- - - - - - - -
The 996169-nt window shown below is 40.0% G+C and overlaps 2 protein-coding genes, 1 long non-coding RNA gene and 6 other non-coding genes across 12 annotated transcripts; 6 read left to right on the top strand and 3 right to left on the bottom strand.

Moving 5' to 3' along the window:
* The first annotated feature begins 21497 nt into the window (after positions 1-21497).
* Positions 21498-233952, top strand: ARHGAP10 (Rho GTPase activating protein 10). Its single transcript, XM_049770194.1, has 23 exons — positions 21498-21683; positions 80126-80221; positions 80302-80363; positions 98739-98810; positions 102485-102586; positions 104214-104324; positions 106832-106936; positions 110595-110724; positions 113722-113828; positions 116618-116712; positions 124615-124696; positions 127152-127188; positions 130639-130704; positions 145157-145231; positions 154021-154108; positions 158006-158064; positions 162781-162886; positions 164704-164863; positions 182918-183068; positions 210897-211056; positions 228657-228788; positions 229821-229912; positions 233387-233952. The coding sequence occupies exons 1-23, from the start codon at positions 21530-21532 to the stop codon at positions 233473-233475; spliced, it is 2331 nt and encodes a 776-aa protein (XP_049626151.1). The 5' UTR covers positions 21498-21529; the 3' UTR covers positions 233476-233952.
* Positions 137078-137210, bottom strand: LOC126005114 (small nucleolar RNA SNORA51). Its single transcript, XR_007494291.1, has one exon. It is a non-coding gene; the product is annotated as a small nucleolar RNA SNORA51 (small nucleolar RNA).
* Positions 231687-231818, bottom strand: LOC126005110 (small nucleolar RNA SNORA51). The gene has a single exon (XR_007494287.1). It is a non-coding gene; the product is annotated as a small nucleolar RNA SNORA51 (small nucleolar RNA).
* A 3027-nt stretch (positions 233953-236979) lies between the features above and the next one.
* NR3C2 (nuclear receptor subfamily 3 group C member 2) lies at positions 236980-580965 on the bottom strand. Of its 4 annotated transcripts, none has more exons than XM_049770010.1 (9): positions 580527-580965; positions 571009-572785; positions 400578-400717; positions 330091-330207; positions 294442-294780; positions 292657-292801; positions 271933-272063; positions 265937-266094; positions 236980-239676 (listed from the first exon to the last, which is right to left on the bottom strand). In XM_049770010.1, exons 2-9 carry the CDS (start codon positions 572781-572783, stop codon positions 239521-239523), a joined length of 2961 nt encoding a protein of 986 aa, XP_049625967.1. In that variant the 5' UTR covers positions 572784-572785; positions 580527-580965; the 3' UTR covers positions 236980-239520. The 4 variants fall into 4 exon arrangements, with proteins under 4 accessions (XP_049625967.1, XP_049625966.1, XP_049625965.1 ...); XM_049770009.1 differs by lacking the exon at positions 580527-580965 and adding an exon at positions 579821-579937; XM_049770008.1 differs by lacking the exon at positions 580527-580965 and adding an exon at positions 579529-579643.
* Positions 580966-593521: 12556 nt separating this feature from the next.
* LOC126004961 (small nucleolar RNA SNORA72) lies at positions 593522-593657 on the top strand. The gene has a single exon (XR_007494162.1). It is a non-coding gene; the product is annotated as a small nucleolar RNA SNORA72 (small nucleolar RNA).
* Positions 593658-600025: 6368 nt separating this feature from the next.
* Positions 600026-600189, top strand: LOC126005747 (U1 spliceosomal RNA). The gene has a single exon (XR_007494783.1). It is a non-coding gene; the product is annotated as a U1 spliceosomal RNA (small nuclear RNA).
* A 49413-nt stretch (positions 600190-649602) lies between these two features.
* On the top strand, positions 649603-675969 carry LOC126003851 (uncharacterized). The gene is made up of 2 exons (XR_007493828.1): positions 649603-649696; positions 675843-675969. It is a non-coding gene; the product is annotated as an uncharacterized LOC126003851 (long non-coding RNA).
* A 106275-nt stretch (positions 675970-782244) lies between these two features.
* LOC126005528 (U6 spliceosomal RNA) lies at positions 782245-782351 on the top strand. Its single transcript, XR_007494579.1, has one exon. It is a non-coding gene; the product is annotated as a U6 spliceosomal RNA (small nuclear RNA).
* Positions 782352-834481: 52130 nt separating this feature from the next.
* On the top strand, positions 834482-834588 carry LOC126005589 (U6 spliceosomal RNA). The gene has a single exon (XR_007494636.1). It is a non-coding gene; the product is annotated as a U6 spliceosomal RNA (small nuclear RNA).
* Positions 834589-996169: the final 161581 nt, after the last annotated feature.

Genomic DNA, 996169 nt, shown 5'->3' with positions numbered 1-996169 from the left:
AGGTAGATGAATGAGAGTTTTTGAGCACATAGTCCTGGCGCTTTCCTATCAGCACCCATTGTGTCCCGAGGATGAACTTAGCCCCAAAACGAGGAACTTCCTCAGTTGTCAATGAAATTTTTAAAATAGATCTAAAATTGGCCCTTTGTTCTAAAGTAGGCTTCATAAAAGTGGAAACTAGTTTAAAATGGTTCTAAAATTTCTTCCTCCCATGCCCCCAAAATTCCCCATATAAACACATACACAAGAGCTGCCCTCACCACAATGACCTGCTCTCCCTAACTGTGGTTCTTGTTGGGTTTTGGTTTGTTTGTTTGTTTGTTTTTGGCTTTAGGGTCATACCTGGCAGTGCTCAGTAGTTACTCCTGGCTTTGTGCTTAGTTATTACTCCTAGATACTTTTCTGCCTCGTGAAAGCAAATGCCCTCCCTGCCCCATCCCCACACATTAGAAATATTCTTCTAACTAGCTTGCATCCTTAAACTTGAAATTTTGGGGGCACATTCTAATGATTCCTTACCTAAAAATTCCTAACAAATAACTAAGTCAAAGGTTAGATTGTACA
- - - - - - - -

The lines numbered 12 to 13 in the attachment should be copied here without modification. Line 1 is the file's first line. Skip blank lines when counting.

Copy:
* Positions 600026-600189, top strand: LOC126005747 (U1 spliceosomal RNA). The gene has a single exon (XR_007494783.1). It is a non-coding gene; the product is annotated as a U1 spliceosomal RNA (small nuclear RNA).
* A 49413-nt stretch (positions 600190-649602) lies between these two features.